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Trouble with a Solar System simulation

  1. Jan 6, 2013 #1
    Hi all.
    I have been working, off and on, on a Solar System simulator (in MS Excel) for many months. I am using the Runge-Kutta-Fehlberg 8/9 8th-order integrator and JPL's initial conditions to try to reproduce an accurate model of planetary motions.
    This, of course, involves modeling the relativistic effects of gravity. And therein lies my problem... using a couple of different post-Newtonian models of relativity, I seem to be getting exactly twice the effect I should be. In other words, Mercury's perihelion apparently advances by exactly twice the famous 43 arcsecond per century rate.
    I have done a lot of checking... Newtonian-only effects are modeled perfectly vs analytical. I ran some test cases of two-body motion and compared the perihelion advance to analytical... exactly 2x.
    Obviously, I seem to be applying these models incorrectly. And the fact that a couple of different post-Newtonian models give me exactly the same result points to something I am doing wrong, rather than the models themselves.
    I am, however, baffled about what that something might be. Help?
  2. jcsd
  3. Jan 9, 2013 #2
    Wow, so I'm the only one in the whole world who's doing this kind of thing? I feel so... special.
  4. Jan 10, 2013 #3


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    Presumably the error is either in the equations or in the implementation of them. Without seeing either it's rather hard to comment. (I'm not saying I would comment if you were to post them... but somebody else might.)
  5. Jan 10, 2013 #4


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    As Haruspex said you haven't given us anything much to work with.

    Assuming there is only one error, either your differential equations are wrong or your integration scheme is wrong. You said you tried two different versions of the equations and got the same wrong answer, so that sugggests it's your integration scheme.

    I would try the "standard" 4/5 order RK and see what you get. It's not impossible there was a typo in the source of your data for the 8/9 order scheme!
  6. Jan 10, 2013 #5


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    I would be surprised by an integration scheme error which exactly doubles relativistic corrections, but does not influence Newtonian motion. Do you get the correct precession rate from other planets (531+-1 arcsec/century according to Wikipedia)?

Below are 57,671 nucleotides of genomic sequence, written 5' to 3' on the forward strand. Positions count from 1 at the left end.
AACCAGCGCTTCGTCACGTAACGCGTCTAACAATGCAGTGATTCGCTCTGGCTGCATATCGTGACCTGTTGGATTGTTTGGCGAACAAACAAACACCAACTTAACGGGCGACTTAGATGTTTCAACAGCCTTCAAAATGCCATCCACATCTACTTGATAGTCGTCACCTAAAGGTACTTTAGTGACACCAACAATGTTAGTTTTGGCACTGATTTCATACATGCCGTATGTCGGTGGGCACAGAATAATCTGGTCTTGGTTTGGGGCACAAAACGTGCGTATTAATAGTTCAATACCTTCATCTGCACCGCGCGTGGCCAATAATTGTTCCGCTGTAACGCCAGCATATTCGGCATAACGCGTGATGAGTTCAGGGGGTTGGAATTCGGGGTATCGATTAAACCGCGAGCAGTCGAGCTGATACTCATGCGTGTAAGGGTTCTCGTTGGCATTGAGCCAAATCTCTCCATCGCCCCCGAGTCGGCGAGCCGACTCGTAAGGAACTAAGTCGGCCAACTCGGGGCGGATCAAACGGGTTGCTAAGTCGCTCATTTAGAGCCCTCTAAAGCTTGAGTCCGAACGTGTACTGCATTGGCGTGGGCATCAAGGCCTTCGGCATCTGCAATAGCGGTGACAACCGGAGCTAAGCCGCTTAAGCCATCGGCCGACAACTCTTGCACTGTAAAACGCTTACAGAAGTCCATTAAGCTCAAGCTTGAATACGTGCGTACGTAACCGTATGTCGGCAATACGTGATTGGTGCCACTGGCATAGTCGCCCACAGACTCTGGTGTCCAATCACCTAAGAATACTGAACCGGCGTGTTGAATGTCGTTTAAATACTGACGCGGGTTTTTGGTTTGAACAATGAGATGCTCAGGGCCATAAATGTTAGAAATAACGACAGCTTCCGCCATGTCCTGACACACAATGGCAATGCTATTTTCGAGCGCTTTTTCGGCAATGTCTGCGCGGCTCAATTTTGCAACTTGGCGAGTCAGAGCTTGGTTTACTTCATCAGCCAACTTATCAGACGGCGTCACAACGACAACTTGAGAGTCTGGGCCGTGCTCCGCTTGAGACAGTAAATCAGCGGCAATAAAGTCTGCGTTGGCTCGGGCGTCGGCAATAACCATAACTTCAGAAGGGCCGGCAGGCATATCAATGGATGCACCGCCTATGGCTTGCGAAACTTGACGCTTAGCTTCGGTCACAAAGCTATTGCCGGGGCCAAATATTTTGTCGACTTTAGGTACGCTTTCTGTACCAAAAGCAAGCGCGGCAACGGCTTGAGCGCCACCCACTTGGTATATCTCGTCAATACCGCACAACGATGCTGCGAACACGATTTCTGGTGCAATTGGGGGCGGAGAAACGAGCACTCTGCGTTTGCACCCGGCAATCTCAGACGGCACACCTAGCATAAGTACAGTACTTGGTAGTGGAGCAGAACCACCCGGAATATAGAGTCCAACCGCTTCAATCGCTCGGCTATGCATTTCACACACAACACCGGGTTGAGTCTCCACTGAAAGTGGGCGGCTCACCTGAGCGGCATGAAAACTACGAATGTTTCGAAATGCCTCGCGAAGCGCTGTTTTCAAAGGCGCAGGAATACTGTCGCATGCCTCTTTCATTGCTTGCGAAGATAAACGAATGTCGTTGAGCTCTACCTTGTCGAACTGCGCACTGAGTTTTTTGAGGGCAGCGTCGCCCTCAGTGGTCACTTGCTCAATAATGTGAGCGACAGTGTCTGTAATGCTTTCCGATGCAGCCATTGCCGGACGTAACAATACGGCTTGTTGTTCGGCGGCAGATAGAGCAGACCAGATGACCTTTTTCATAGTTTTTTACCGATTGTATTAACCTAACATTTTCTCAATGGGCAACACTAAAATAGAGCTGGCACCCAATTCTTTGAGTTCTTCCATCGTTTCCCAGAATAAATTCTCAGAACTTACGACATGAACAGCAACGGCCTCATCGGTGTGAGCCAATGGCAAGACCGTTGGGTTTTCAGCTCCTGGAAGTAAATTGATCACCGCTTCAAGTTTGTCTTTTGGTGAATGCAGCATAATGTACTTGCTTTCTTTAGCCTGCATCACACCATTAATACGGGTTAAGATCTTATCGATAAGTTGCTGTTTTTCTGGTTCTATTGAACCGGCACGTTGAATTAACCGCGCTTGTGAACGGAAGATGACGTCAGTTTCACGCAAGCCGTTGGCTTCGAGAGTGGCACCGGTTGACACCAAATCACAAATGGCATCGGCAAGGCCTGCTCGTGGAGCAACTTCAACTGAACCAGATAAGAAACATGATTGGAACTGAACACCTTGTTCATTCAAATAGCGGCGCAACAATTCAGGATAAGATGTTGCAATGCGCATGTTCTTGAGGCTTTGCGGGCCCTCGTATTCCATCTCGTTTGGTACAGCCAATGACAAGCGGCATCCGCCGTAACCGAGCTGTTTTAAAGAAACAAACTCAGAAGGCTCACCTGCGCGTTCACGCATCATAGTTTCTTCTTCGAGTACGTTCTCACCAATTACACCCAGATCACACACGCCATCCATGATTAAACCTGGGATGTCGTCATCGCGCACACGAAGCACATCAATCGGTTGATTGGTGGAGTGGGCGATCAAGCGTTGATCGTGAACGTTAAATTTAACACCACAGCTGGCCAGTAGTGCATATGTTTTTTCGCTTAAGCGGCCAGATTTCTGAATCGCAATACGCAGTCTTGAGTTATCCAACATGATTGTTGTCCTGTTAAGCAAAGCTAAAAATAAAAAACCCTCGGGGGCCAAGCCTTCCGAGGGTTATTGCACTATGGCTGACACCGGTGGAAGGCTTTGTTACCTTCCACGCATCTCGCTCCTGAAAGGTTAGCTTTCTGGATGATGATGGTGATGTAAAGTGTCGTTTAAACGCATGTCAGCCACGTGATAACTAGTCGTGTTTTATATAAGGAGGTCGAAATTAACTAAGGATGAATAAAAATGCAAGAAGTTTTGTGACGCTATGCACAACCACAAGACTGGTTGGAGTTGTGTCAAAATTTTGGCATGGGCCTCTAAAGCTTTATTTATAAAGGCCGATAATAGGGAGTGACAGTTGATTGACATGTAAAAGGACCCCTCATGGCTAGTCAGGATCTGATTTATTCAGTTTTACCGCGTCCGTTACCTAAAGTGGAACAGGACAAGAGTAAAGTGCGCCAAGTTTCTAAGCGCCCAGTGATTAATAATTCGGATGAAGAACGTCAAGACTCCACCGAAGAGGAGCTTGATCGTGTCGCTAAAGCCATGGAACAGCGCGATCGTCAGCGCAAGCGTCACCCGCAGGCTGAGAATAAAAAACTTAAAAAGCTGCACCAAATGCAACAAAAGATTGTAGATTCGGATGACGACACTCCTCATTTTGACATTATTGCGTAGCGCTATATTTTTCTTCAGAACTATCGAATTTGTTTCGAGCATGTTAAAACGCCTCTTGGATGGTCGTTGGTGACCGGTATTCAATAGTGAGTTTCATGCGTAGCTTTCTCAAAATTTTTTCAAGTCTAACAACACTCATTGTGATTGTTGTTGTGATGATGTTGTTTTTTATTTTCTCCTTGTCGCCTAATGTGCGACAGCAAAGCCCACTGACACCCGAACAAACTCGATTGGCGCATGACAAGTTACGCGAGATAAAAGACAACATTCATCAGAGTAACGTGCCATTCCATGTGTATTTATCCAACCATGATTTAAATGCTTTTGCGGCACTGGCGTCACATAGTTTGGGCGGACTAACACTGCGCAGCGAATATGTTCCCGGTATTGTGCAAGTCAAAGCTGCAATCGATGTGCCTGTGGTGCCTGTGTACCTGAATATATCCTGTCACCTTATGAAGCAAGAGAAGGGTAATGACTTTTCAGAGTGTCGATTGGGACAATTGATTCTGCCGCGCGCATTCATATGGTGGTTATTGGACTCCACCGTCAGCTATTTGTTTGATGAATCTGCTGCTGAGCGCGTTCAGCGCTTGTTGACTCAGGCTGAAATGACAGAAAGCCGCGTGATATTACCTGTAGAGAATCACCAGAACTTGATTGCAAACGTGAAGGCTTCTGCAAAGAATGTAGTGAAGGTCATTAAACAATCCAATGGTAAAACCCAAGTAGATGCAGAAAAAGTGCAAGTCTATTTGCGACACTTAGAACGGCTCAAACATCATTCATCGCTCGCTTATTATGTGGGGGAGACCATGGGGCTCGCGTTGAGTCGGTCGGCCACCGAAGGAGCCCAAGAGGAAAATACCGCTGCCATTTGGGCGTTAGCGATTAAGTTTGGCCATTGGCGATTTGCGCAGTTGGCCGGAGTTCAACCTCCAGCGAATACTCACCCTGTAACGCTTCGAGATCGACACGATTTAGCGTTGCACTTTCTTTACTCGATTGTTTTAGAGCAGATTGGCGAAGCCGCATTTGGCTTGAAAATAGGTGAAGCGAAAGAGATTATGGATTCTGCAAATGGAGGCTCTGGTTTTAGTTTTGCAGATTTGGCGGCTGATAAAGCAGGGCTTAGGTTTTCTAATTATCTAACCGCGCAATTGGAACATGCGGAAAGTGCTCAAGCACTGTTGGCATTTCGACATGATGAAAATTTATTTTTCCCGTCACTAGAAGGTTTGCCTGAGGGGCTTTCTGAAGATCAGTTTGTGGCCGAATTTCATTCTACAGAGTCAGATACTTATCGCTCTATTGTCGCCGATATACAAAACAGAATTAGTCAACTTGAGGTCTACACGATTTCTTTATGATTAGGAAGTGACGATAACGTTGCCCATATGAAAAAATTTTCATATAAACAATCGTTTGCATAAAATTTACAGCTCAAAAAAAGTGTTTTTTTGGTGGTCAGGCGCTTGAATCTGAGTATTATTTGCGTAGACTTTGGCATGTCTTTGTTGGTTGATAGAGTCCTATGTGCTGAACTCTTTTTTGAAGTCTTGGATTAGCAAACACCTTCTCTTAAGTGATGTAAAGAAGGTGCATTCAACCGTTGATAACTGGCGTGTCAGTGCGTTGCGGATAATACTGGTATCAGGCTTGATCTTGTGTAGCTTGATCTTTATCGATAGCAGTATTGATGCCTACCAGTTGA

The factor 2 reminds me of the bending of light, where a naive calculation gives 1/2 the true value because it neglects the modified time coordinate. Maybe you have a similar effect here?
  7. Jan 19, 2013 #6
    Oops, never mind... I wrote a new spreadsheet which calculates the Newtonian forces around an orbit analytically, and then plugged in the different relativity approximations for direct comparison with each other. This showed me that I mis-interpreted the notation of the relativity equations, I think. Also, one of the three methods gives very strange results, while the other two agree. I have references for all of the methods, if you'd like to look at them.

    So my new question...
    How would you resolve 4 [itex]{v^{2} \over c^{2}}[/itex] ([itex]\vec{r}[/itex] . [itex]\vec{v}[/itex]) [itex]\vec{v}[/itex] ? (which I need to do to calculate forces in 3 dimensions)
    I am now interpreting it as 4 [itex]{v^{2} \over c^{2}}[/itex] (rv cos ∅) [x, y, or z of [itex]\vec{v}[/itex]], where
    ∅ is, of course, the angle between [itex]\vec{r}[/itex] and [itex]\vec{v}[/itex]

    My errors in the numerical integration must have been an odd coincidence.
    BTW, I trust the integrator, because it gives nearly perfect results vs analytical for Newtonian-only forces, even after 100 or more orbits.
    Last edited: Jan 19, 2013
  8. Jan 20, 2013 #7


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    $$(\vec{r} \cdot \vec{v})\vec{v} = (r_1 v_1 + r_2 v_2 + r_3 v_3)\left( \begin{array}{c} v_1\\ v_2 \\ v_3\end{array}\right) = \left(|r|\, |v| cos(\theta)\right) \,\left( \begin{array}{c} v_1\\ v_2 \\ v_3\end{array}\right) $$

    I don't know what you mean with "or", but I think your conversion is correct.
  9. Jan 20, 2013 #8
    mfb - just how my brain works. What you wrote is what I meant. Not sure what I had read into that notation before - something with [itex]\vec{v}^{2}[/itex], which doesn't even make sense. Thanks! I will report back when/if I get this running.
    Last edited: Jan 20, 2013
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